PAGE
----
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Babies should be left to 'cry it out'
[Posted: Fri 04/01/2013 by Deborah Condon www.irishhealth.com]
It is an age old dilemma for parents - should they attend to a baby who wakes in the night and cries or leave them to ‘cry it out'? A new study suggests that most infants over the age of six months should be left to cry.
According to US psychologist, Prof Marsha Weinraub, who specialises in child development, waking in the night is the most common concern that parents report to doctors in relation to their babies.
She noted that by six months of age, ‘most babies sleep through the night, awakening their mothers only about once per week. However, not all children follow this pattern of development'.
She and her team analysed the sleeping patterns of over 1,200 infants aged between six and 36 months. They found two distinct groups - sleepers and transitional sleepers.
By six months of age, two in three babies were sleepers, waking once a week or less, while one in three were transitional, waking seven nights per week at six months, falling to two nights per week at 15 months and one night per week at 24 months.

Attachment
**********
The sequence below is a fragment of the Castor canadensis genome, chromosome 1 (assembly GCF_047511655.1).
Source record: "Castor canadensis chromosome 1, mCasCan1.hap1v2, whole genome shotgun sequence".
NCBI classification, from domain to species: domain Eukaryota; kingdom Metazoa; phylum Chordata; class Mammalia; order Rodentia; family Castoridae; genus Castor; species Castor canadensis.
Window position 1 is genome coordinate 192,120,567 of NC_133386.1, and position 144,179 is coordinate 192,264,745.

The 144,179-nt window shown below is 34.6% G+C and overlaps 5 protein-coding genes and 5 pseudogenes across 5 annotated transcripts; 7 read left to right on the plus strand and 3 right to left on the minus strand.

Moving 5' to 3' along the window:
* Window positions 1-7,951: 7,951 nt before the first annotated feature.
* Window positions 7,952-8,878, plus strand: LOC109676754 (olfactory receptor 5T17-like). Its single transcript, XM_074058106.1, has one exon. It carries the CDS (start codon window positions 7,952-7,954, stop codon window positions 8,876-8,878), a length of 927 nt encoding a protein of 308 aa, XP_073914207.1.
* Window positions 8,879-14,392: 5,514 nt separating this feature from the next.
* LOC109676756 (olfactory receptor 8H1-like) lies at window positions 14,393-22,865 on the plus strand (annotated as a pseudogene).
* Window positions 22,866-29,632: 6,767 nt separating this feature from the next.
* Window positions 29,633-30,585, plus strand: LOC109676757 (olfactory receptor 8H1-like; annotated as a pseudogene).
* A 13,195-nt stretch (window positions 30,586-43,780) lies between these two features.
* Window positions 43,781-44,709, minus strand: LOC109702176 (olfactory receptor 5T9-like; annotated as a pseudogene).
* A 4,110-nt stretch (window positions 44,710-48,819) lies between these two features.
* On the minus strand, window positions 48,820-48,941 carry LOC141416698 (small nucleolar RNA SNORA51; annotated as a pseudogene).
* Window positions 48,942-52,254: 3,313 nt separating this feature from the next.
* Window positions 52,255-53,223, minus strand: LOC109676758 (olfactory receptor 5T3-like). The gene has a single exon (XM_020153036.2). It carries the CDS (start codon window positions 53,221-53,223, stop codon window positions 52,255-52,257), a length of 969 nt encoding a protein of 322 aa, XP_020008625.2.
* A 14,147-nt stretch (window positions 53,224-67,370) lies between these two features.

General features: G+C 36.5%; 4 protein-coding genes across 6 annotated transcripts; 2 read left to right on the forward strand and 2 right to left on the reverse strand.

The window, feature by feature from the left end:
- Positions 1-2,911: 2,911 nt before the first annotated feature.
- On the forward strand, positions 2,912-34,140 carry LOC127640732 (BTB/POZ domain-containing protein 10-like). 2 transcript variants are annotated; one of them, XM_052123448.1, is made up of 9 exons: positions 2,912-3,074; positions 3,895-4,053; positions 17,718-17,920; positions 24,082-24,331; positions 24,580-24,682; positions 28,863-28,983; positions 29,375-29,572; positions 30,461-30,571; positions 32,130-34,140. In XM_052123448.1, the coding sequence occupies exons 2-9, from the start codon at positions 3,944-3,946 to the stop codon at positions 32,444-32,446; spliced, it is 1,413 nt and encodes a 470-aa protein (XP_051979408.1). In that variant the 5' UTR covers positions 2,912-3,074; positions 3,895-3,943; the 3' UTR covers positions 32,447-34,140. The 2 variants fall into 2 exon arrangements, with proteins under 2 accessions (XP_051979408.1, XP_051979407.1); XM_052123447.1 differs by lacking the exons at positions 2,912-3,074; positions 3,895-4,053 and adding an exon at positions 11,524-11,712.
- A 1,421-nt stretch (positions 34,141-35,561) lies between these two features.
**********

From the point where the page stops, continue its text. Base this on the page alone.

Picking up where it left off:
The study showed that the majority of babies who woke in the night were boys. These babies also tended to display a more difficult temperament, such as irritability. They were also more likely to be breastfed. The mothers meanwhile were more likely to be depressed.
Prof Weinraub said that the findings highlight the importance of allowing babies to learn how to fall asleep by themselves.
"When mothers tune in to these night time awakenings and/or if a baby is in the habit of falling asleep during breastfeeding, then he or she may not be learning how to self-soothe, something that is critical for regular sleep," she explained.
She also suggested that if a mother is depressed, she may have been depressed during pregnancy, which may have affected the neural development and subsequent sleeping behaviour of the child. However, she also acknowledged that sleep deprivation will worsen maternal depression.
"Because the mothers in our study described infants with many awakenings per week as creating problems for themselves and other family members, parents might be encouraged to establish more nuanced and carefully targeted routines to help babies with self-soothing and to seek occasional respite.
"The best advice is to put infants to bed at a regular time every night, allow them to fall asleep on their own and resist the urge to respond right away to awakenings," she said.
Details of these findings are published in the journal, Developmental Psychology.
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